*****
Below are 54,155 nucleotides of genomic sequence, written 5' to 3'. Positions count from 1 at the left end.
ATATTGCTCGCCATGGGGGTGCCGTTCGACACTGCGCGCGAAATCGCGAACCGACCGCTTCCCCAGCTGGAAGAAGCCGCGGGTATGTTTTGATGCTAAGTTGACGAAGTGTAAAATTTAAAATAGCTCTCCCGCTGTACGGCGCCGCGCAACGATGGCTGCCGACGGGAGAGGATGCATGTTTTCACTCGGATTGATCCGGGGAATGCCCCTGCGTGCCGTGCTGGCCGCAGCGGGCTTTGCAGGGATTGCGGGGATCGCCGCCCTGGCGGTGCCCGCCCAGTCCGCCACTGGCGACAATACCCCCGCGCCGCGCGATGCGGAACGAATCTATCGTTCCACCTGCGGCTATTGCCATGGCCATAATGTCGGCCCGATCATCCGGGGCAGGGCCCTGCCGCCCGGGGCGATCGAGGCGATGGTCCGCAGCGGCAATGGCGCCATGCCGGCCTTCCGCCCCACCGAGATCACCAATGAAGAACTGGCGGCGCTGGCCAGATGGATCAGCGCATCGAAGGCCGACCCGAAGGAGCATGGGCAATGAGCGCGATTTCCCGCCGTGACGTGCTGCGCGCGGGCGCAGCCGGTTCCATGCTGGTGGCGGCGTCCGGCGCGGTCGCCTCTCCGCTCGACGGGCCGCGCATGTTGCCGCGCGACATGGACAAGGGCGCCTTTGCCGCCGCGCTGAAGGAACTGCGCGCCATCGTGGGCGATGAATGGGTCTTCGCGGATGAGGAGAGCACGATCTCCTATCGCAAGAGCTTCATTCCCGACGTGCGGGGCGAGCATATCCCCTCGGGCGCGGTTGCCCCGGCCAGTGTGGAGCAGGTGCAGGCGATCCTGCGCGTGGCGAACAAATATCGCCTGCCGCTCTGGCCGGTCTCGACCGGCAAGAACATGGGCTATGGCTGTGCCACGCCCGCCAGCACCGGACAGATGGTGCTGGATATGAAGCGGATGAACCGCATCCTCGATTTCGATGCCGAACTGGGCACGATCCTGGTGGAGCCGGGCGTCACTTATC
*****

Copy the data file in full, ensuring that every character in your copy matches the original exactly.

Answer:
Below are 54,155 nucleotides of genomic sequence, written 5' to 3'. Positions count from 1 at the left end.
ATATTGCTCGCCATGGGGGTGCCGTTCGACACTGCGCGCGAAATCGCGAACCGACCGCTTCCCCAGCTGGAAGAAGCCGCGGGTATGTTTTGATGCTAAGTTGACGAAGTGTAAAATTTAAAATAGCTCTCCCGCTGTACGGCGCCGCGCAACGATGGCTGCCGACGGGAGAGGATGCATGTTTTCACTCGGATTGATCCGGGGAATGCCCCTGCGTGCCGTGCTGGCCGCAGCGGGCTTTGCAGGGATTGCGGGGATCGCCGCCCTGGCGGTGCCCGCCCAGTCCGCCACTGGCGACAATACCCCCGCGCCGCGCGATGCGGAACGAATCTATCGTTCCACCTGCGGCTATTGCCATGGCCATAATGTCGGCCCGATCATCCGGGGCAGGGCCCTGCCGCCCGGGGCGATCGAGGCGATGGTCCGCAGCGGCAATGGCGCCATGCCGGCCTTCCGCCCCACCGAGATCACCAATGAAGAACTGGCGGCGCTGGCCAGATGGATCAGCGCATCGAAGGCCGACCCGAAGGAGCATGGGCAATGAGCGCGATTTCCCGCCGTGACGTGCTGCGCGCGGGCGCAGCCGGTTCCATGCTGGTGGCGGCGTCCGGCGCGGTCGCCTCTCCGCTCGACGGGCCGCGCATGTTGCCGCGCGACATGGACAAGGGCGCCTTTGCCGCCGCGCTGAAGGAACTGCGCGCCATCGTGGGCGATGAATGGGTCTTCGCGGATGAGGAGAGCACGATCTCCTATCGCAAGAGCTTCATTCCCGACGTGCGGGGCGAGCATATCCCCTCGGGCGCGGTTGCCCCGGCCAGTGTGGAGCAGGTGCAGGCGATCCTGCGCGTGGCGAACAAATATCGCCTGCCGCTCTGGCCGGTCTCGACCGGCAAGAACATGGGCTATGGCTGTGCCACGCCCGCCAGCACCGGACAGATGGTGCTGGATATGAAGCGGATGAACCGCATCCTCGATTTCGATGCCGAACTGGGCACGATCCTGGTGGAGCCGGGCGTCACTTATC